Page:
Yesterday, we covered the basic idea, the company name and the logo in what I’m calling the “Instant Ramen Startup”, which is basically the idea of launching a product quickly and practically spending no (or very little) money.
It has come to my attention that this has been covered in Dan Norris’ book The Seven Day Startup. It seems like a great book and much of his advice I’ll seem to be following, so check it out!
Today was spent working on the MVP which is nearly complete. Within a few hours I’ll have a working product to actually sell and this article will go over how that was implemented and what decisions had allowed me to cut down on dev time significantly.
The technical stack that I decided to use was paramount in cutting down development time for this particular experiment. The web application and interface is programmed in Meteor, a real time web application development framework that sits on NodeJS. It really has allowed me to turn around a minimum viable product in no time. In particular, two packages have made things a lot easier: Aldeed:Autoform and SimpleSchema. Meteor uses MongoDB by default, and SimpleSchema allows you to tie your mongo collections to a particular layout. Autoform looks at the schema and automatically generates insert/update web forms. Our two main data types for this application are prospects and sequences. Prospects are basically email addresses and sequences are collections of emails to send them. Quite simple to program. We just need a script that will measure the timing that you set on your sequences and send out emails to each prospect.
We also want to track opens and replies, so we’re doing two things: injecting images that link back to our Meteor app that mark the email as opened, and we have a PHP script that constantly checks the user’s IMAP server for replies to the email. We inject some hidden short code HTML that contains the message ID for easy parsing as people can randomly change subjects on replies.
The crontab server that handles checking email inboxes for replies as well as sending the emails themselves actually does not run on Node. Prior to developing in Meteor, I had extensive experience in PHP and mail systems in general, so it was much faster for me to just program the checking/sending script in PHP using something like the PHPMailer class.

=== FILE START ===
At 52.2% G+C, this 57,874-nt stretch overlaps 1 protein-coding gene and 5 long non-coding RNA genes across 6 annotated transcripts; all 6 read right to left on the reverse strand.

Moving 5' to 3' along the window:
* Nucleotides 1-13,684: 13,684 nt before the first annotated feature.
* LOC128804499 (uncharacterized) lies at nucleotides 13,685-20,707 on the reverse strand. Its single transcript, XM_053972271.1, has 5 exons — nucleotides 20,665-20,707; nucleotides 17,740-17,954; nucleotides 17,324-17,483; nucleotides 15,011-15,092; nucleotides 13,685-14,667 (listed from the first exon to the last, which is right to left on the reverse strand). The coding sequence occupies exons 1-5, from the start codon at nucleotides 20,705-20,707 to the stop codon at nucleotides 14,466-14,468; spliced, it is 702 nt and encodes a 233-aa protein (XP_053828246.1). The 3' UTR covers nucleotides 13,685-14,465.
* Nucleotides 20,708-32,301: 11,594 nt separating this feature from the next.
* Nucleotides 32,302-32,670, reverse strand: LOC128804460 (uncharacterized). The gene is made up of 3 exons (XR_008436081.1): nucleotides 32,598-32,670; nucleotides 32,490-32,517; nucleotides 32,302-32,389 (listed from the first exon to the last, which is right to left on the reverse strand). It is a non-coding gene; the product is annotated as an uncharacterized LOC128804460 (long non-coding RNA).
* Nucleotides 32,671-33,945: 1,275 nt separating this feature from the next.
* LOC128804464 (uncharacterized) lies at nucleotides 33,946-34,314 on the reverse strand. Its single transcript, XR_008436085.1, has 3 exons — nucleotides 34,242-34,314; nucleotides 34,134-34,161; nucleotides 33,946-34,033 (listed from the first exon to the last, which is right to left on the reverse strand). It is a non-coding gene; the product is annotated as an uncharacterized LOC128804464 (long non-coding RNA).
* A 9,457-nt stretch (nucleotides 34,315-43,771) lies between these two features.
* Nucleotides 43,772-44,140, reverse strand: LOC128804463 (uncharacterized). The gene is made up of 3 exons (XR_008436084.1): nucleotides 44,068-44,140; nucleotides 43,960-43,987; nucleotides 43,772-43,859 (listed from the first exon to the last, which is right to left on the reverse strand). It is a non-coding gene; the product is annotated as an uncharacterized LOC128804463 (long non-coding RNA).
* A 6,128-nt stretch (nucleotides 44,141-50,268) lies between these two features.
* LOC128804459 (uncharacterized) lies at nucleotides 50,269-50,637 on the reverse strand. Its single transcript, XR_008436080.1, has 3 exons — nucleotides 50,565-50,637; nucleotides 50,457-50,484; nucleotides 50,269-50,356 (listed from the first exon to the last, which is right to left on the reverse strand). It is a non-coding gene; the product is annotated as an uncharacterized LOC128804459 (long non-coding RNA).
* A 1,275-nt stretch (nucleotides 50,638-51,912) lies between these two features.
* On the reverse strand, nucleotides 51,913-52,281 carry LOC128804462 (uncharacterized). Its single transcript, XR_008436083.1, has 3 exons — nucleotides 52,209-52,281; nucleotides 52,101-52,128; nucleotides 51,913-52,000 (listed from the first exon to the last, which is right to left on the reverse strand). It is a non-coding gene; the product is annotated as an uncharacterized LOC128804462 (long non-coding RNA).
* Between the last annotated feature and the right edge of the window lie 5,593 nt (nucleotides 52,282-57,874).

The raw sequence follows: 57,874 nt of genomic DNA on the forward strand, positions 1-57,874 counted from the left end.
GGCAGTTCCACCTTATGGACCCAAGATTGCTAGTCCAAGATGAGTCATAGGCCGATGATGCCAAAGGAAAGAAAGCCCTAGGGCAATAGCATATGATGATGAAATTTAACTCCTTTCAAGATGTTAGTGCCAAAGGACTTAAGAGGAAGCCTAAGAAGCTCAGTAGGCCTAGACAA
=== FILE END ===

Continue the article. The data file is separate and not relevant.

The first draft of the sequences screen looks like this:
The autoform package recognizes that a sequence is really just an array of HTML strings for the email content and integers for the delay spacing between emails. From there, one line in our template renders the entire input form. We use summernote to render the HTML input boxes and its automatically handled by autoform. We also allow variable substitution in email addresses for some sweet “mail merge” action, and thats a simple regex find and replace done when the emails are sent.
Our prospects screen is pretty simple and just shows an overview of each prospect and where they are in your sequences:
The system uses the bootstrap:tagsinput package to handle tagging, and the system will also add in tags of its own such as “Opened” when the prospect opens your email. The status indicates what step the prospect is on as well as if they’ve replied to an email. All in all, quite simple and only a few lines of code for Meteor.
The dashboard will contain some simple non-visual metrics as far as how many emails have been sent/replied to and what your open percentages are. Nothing too fancy is required to get value out of this project at first. That’s the focus!
Right now I’m testing limiting it by the number of prospects you have in the system. I’m not sure how that will play out, but feel free to leave a note in the comments with your ideas! LeadPilot is coming along great!
Monday (Day 3) we’ll be looking more at our business model and how we can make the most out of launching a product on a Ramen Noodle budget! Stay tuned…
You can view the next article here.
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